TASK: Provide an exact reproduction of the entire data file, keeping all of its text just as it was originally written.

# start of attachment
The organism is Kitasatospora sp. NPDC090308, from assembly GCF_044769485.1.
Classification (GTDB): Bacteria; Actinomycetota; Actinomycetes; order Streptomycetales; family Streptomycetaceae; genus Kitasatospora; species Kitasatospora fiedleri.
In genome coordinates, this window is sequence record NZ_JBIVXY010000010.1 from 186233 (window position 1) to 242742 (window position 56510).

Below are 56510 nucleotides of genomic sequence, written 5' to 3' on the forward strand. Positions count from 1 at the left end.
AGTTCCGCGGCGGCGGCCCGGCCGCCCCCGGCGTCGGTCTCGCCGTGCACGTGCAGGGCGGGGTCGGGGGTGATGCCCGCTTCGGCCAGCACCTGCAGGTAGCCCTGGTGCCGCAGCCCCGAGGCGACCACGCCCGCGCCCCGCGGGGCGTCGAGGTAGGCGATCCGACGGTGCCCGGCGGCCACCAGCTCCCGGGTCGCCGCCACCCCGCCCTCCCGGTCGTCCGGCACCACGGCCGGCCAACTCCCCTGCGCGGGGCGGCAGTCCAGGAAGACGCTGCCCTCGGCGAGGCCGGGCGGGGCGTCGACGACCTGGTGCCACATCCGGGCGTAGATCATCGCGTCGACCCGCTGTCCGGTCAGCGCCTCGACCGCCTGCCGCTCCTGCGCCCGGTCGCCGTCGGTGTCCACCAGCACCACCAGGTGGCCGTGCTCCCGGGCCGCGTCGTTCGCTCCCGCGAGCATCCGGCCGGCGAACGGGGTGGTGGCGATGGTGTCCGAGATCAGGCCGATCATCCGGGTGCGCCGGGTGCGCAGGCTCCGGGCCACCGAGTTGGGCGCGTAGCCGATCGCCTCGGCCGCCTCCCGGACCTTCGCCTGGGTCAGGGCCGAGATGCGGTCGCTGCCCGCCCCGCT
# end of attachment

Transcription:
The organism is Kitasatospora sp. NPDC090308, from assembly GCF_044769485.1.
Classification (GTDB): Bacteria; Actinomycetota; Actinomycetes; order Streptomycetales; family Streptomycetaceae; genus Kitasatospora; species Kitasatospora fiedleri.
In genome coordinates, this window is sequence record NZ_JBIVXY010000010.1 from 186233 (window position 1) to 242742 (window position 56510).

Below are 56510 nucleotides of genomic sequence, written 5' to 3' on the forward strand. Positions count from 1 at the left end.
AGTTCCGCGGCGGCGGCCCGGCCGCCCCCGGCGTCGGTCTCGCCGTGCACGTGCAGGGCGGGGTCGGGGGTGATGCCCGCTTCGGCCAGCACCTGCAGGTAGCCCTGGTGCCGCAGCCCCGAGGCGACCACGCCCGCGCCCCGCGGGGCGTCGAGGTAGGCGATCCGACGGTGCCCGGCGGCCACCAGCTCCCGGGTCGCCGCCACCCCGCCCTCCCGGTCGTCCGGCACCACGGCCGGCCAACTCCCCTGCGCGGGGCGGCAGTCCAGGAAGACGCTGCCCTCGGCGAGGCCGGGCGGGGCGTCGACGACCTGGTGCCACATCCGGGCGTAGATCATCGCGTCGACCCGCTGTCCGGTCAGCGCCTCGACCGCCTGCCGCTCCTGCGCCCGGTCGCCGTCGGTGTCCACCAGCACCACCAGGTGGCCGTGCTCCCGGGCCGCGTCGTTCGCTCCCGCGAGCATCCGGCCGGCGAACGGGGTGGTGGCGATGGTGTCCGAGATCAGGCCGATCATCCGGGTGCGCCGGGTGCGCAGGCTCCGGGCCACCGAGTTGGGCGCGTAGCCGATCGCCTCGGCCGCCTCCCGGACCTTCGCCTGGGTCAGGGCCGAGATGCGGTCGCTGCCCGCCCCGCT